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NY Weekly Field Crop Pest Report, 2005

July 28, 2005 Volume 4 Number 15

1. View from the Field

2. Pea Aphids Come in Red and Green: Ever Wonder Why?

3. Do You Know How to Scout for Corn Rootworm?

4. Downy Mildew in Soybean

5. European Corn Borer, Armyworm and Corn Earworm Trap Counts

6. Soybean Rust Update

7. Soybean Aphid Management Guidelines

8. Clipboard Checklist

9. NYS Growing Degree Days

10. Contact Information

View From the Field

Ken Wise,


Julie Stavisky


Keith Waldron


Soybeans: This week at the Cornell University Farm in Valatie soybean aphids ranged for 10 to 200 per plant. The average was about 75 aphids per plant. There were several ladybeetles (Adults, and larvae) feeding on the aphids. There were several lady beetle pupae on the leaves also. There were also green lacewing adults and larvae in the field. There are a few pictures of the good beasts:

Alfalfa: Alfalfa fields at the Cornell University Farm in Valatie were far about threshold for potato leafhopper. In three samples I counted 255 potato leafhopper nymphs and adults. The alfalfa was showing the traditional yellowing of the leaves that potato leafhoppers can do. Here is a picture of the alfalfa:

I've seen downy mildew in all the soybean fields I've visited recently
(Wayne, Ontario, Seneca, and Cayuga Counties).

Nancy Glazier (NWNY Team) continues to observe soybean aphid and spider
mites, particularly on drought-stressed beans, as she scouts for the
Orleans County soybean TAg program. This week she also saw phytophthora
root rot on beans in an area where there is heavy soil. The grower
indicated that there was standing water this spring.

Reports from wheat harvest have been favorable so far. Neither scab nor
sprouting has been of concern.

Jeff Miller and Kevin Ganoe both reporting soybean fields with soybean aphids approaching 250+ per plant. Yellow alert for these fields.... time to increase SBA monitoring frequency to see if populations maintain, increase or decrease. Natural enemies are present but variable in number, some fields with winged aphid forms.

Mike Hunter reports fall and armyworms in corn field causing damage. Mike says the field had an obvious giant foxtail and large crabgrass that attracted the moths to the site.

Pea aphids ­ come in red and green… Ever wonder why?

Keith Waldron, NYS IPM

NY alfalfa fields are home to resident populations of pea aphids. Close observation will detect red and green color morphs of this aphid species in the same field. What’s that all about?

Because the aphids reproduce parthenogenically, the color morphs remain distinct through the summer months. Pea aphids experience high levels of parasitism by the wasp Aphidius ervi and heavy predation by several predators, including ladybird beetles, especially Coccinella septempunctata. Both the parasitoid and the predator can have a major impact on pea aphid populations and may be important selective agents.

Research by John Losey (Entomologist now at Cornell) determined that for these aphids there was an advantage of one color over another but it varied… Think predators, think escape…

Losey and his colleagues sampled 100 alfalfa stems in eight similar locations every 6 days. They counted the number of red and green aphids, ladybugs, and the mummified remains of aphids parasitized by wasp larvae. They discovered that the predators had distinct preferences--ladybugs being partial to red aphids, and wasps to green aphids.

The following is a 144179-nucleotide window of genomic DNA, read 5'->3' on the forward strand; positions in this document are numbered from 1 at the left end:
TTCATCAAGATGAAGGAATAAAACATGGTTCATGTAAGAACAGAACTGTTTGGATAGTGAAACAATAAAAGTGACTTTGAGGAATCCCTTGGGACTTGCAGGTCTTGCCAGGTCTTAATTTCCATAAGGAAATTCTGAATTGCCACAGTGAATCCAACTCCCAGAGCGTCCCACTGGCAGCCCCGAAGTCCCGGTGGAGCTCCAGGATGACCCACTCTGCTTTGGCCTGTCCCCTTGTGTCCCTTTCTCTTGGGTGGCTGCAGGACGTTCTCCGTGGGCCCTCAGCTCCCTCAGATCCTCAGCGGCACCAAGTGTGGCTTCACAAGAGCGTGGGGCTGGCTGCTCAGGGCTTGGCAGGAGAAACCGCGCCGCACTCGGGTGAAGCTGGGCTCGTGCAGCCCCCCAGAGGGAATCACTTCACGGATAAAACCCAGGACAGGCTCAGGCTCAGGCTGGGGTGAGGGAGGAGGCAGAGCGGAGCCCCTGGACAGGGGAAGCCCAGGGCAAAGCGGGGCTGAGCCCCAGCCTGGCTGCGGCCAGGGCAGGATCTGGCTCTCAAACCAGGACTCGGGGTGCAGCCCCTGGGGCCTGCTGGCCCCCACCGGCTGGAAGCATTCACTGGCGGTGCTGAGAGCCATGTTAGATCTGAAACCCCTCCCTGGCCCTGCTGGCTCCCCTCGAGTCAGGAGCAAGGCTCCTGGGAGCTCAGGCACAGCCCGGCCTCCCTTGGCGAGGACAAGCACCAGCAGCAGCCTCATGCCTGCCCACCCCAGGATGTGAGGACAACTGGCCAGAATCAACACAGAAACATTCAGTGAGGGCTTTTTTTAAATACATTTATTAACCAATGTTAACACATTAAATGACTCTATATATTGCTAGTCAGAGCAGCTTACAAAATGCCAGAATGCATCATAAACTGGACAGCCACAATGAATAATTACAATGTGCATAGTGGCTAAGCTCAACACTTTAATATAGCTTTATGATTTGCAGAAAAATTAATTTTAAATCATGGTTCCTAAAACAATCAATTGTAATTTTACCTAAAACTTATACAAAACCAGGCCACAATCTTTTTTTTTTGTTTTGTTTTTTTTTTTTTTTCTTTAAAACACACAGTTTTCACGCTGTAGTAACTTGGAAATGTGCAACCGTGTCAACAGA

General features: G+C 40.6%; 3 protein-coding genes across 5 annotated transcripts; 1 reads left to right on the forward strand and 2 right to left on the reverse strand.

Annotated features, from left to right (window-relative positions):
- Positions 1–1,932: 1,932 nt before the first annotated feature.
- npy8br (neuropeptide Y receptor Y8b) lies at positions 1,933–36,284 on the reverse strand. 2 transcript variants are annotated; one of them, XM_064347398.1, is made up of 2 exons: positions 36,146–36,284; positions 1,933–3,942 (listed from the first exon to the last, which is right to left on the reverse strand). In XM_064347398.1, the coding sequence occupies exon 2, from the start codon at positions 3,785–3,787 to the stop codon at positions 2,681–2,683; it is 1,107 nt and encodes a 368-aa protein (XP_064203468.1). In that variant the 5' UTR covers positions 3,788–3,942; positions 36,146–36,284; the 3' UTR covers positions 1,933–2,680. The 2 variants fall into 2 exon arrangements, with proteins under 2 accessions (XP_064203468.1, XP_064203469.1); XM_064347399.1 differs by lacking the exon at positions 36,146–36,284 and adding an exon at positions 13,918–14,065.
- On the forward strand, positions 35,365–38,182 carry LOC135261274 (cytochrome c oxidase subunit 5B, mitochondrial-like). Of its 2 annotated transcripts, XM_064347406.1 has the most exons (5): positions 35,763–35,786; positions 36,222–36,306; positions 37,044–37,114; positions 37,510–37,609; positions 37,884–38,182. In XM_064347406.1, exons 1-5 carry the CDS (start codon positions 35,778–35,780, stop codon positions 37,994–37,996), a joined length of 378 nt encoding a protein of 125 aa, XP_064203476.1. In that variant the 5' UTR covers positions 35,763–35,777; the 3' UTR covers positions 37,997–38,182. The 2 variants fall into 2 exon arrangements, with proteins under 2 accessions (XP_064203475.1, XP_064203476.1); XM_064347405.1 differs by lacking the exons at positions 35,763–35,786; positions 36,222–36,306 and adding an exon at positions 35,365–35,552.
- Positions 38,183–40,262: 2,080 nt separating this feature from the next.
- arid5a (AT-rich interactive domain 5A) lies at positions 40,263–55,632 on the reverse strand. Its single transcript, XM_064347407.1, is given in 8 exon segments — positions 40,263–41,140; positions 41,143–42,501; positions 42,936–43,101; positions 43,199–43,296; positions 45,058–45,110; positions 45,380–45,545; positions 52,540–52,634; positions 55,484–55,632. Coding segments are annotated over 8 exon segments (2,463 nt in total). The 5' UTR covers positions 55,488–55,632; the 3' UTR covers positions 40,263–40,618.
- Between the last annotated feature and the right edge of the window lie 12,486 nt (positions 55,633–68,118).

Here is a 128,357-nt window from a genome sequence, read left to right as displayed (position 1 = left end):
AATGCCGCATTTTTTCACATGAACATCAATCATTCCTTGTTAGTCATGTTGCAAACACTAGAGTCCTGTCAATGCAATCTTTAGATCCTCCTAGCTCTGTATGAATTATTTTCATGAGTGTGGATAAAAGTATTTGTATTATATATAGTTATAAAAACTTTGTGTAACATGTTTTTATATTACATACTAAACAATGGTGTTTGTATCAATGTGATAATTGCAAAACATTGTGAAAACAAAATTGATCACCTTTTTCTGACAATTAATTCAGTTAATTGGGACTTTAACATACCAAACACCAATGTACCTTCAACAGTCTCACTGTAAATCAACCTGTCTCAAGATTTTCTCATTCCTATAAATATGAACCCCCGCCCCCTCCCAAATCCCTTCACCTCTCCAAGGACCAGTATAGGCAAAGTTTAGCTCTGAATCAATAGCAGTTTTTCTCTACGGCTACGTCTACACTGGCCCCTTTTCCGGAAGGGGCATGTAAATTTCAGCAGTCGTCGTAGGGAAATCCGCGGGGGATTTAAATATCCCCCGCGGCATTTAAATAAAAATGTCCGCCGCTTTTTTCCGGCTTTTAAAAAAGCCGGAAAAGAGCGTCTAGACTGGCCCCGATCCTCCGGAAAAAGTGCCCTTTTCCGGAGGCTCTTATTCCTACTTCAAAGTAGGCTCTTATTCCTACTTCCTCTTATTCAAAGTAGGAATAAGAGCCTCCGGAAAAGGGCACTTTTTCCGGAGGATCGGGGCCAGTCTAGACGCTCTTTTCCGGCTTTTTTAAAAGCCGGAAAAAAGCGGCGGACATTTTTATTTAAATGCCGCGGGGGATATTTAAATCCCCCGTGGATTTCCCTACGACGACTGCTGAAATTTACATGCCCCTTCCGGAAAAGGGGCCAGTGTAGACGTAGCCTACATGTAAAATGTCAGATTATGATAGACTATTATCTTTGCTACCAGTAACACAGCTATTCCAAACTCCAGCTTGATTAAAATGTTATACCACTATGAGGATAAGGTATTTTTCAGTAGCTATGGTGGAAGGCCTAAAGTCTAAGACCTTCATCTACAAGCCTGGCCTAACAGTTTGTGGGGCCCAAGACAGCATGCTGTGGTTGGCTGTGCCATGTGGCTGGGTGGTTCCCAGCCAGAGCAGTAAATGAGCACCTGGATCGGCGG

The result is that the two predators keep the colors balanced. With ladybugs eating the red aphids and wasp larvae parasitizing the green, neither form dominates the population and both survive. Believe it or don’t…. More information see: Nature 388, 269 - 272 (17 July 1997).

Do you know how to scout for Corn Rootworm? Ken Wise, NYS IPM

You will need to scout all corn fields that will be kept in corn next year from emergence of the tassel until pollination is complete. Pollination occurs for three weeks and monitoring takes about 20 minutes per field. You will need to monitor each field once a week until you reach a threshold or until pollination is over. Look for gravid, (i.e. mature, egg laying) corn rootworm female beetles--the ones that, when you squeeze their bodies, release white eggs from their posteriors. See: http://www.nysipm.cornell.edu/publications/crw.bro/index.html

Here’s how you scout:

  1. Are female beetles present? Mature and capable of egg laying? Conduct the squeeze test (see above) to determine if they are ready to lay eggs.

  2. Approach a corn plant carefully because the beetles will fly off if they disturbed too much.

  3. Grasp the silk with one hand.

  4. Count the beetles on the entire plant.

  5. Start counting at the top working down.

  6. Gently pull leaves away from the stalk so you count any beetles that may be hiding in the whorls.

  7. For each corn plant monitored, record the total number of beetles observed. See the sequential sampling chart below. Since western corn rootworms are potentially more damaging than their northern cousins, count each western (yellow striped) beetle observed as “one” and each northern (green type) as “1/2”.

  8. Check several plants at random (not next to each other!) in several parts of the field.

  9. Continue sampling at seven-day intervals until the ear silks are brown, approximately 3 weeks after tassels are first visible, pollination is complete or an above threshold number of beetles are found.

Using the Sequential Sampling Card for Corn Rootworm(For fields with uniform physiological crop age, for variable age fields see the CU Guide for FCrop Management “www.fieldcrops.org”)

  1. Keep a running total (RT) of the number of corn rootworm beetles you have counted on each plant. Each northern corn rootworm has half the value of each western corn rootworm. The western corn rootworm does twice the damage to corn than does the northern. So if you count 3 westerns and 4 northern (2 western equivalent) on a plant you would have a total of 5 beetles.

  2. If the number of corn rootworm beetles observed is smaller than the “N” (“Not at threshold”) number stop and scout 7 days later.

  3. If the number of corn rootworm beetles observed is larger than the “T” (“At threshold” or “Treat”) number then you need to manage rootworms next year.

  4. If the number of corn rootworm beetles observed fall between “N” and “T”, continue sampling additional plants until you finally go over or under.